7 Common Mistakes That Can Damage Scrum Stand up Meetings

Scrum is such as integral part of Agile that these two terms are often used interchangeably even by the IT industry insiders. One of the most rigorously used and abused frameworks of Agile, Scrum is one of those concepts which seem easy at the first sight but come with a tricky implementation. This tricky implementation part has many a times damaged the scrum stand up meetings. The entire purpose of these daily scrum stand up meetings is to give an opportunity to all the team members to share such information with the rest of the team that they must be aware of in order to fulfil their work assignments for that particular day. The success of these stand up meetings has a significant impact on the overall output produced by the team, thus underlining the need for their proper conduct. If you practice this or are planning to start this in your organization, the following pointers would come in handy and tell you what not to do in your stand up meetings.

1. Members thinking only Scrum Master should take the lead

It isn’t unusual to see team members fiddling with their phones or other devices while one of their colleagues is talking to the Scrum Master. This has a detrimental impact on the meeting environment and doesn’t speak well about team collaboration. Unless the Scrum Master takes this up and corrects it, the entire purpose of the stand up meetings would stand defeated. These meetings are organized to ensure that everyone in the team is on the same page and in line with the spring goal of the team. Rather than addressing the statements to the Scrum Master alone, everyone must address their statements to the other team members in order to boast the overall atmosphere of collaboration.

2.  Having your team distributed all over

It may sound a bit too methodical, but it is imperative that you have a dedicated room for your team to work together. It is important to understand that scrum stand up meetings are essentially meant to keep everyone in the loop and not discuss the details about their own individual tasks. But unless you have a dedicated space for your team to work together where the individuals can chat to each other about their task, its progress and other related stuff, it would be very difficult to keep people from talking about this stuff during the 15 minutes stand up meeting. Such distractions defeat the purpose of scrum stand up meetings and render them ineffective. If the team members see each other only during these stand up meetings, it would be very difficult to stick to the agenda and stop everyone from going into deep details about their work.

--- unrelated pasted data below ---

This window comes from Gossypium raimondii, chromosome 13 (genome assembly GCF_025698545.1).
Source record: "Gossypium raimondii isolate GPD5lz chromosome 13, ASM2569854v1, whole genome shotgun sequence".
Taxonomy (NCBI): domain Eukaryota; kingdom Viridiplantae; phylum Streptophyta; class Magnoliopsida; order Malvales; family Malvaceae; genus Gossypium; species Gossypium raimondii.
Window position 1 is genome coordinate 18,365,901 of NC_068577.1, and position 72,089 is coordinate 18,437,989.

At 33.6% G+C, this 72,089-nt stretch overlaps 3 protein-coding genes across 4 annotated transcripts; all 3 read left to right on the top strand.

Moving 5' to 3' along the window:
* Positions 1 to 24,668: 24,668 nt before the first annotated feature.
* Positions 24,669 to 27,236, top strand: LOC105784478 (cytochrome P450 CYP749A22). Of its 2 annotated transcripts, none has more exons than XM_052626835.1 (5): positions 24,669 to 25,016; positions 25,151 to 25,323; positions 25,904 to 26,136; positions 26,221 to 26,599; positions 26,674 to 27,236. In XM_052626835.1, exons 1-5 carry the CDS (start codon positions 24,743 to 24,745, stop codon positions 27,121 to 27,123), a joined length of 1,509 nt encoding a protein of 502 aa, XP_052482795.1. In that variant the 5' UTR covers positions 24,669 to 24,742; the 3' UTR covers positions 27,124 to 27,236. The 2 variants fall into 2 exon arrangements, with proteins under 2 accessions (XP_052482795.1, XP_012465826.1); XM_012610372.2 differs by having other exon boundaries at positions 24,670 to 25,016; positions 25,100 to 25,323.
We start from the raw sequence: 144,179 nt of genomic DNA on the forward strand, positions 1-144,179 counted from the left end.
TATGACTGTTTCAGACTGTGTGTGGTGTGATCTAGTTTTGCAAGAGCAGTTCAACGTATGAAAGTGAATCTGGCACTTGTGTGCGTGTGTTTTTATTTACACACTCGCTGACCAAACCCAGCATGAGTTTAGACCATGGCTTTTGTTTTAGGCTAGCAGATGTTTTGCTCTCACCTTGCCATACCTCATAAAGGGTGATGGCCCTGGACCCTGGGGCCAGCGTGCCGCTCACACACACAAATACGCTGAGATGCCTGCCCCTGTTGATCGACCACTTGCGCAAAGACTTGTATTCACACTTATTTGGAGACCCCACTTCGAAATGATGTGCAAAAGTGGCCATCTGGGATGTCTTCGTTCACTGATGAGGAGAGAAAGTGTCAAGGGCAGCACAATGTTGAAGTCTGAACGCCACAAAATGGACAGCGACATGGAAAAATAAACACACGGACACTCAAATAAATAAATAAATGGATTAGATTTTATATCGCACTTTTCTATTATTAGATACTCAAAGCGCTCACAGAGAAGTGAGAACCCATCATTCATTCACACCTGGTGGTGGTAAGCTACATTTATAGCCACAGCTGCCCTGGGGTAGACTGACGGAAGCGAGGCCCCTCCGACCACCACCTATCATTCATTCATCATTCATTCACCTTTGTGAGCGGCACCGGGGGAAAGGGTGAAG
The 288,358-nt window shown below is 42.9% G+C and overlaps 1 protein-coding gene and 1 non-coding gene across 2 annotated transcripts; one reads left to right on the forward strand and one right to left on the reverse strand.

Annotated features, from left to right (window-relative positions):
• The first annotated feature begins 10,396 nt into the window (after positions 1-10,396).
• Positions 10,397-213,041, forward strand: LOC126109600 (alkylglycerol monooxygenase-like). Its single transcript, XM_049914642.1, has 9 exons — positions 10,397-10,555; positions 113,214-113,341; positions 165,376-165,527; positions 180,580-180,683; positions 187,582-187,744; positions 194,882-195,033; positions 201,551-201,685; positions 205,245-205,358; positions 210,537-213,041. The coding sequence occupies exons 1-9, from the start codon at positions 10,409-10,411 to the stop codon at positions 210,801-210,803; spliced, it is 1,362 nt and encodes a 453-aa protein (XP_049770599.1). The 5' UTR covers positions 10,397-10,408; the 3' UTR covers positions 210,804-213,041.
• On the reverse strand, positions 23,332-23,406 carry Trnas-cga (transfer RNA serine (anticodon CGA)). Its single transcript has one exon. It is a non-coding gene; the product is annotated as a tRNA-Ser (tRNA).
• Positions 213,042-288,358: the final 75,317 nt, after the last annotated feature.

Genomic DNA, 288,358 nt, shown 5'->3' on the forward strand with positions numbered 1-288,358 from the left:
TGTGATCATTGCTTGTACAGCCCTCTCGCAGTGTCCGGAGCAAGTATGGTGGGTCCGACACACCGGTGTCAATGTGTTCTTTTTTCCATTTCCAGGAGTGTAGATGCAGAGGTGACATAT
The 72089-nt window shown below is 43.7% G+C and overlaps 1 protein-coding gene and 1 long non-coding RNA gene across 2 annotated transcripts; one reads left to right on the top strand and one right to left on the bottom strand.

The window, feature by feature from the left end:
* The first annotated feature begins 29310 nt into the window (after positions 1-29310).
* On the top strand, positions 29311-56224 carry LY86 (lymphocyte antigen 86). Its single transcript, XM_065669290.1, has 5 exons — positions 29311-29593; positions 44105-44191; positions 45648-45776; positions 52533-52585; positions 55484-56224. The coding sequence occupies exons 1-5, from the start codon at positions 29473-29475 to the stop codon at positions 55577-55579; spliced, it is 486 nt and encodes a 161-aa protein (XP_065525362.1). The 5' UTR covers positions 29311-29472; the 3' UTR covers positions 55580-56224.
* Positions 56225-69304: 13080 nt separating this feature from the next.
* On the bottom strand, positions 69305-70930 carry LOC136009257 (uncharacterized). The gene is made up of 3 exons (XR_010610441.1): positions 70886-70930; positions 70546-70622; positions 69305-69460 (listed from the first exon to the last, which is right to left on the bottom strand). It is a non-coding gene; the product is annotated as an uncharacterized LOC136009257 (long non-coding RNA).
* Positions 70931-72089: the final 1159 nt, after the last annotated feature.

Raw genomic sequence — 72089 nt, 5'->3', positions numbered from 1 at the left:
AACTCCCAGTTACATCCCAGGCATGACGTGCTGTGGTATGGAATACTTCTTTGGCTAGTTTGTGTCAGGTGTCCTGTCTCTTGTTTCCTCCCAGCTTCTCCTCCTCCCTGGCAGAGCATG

3.  Sitting

This one is simple, yet often neglected. These meetings are called stand up meetings for a reason – everyone needs to be on their feet during the meeting. Rather than etiquettes or making everyone follow rules, this point has a deeper meaning attached to it. Once people sit down, they are more likely to give their status reports which don’t really form a part of these scrum stand up meetings. They should rather be identifying situations and making plans. The only time this practice can be allowed is in case of a geographically distributed team.


4.  Not making the three fundamental questions a part of the meeting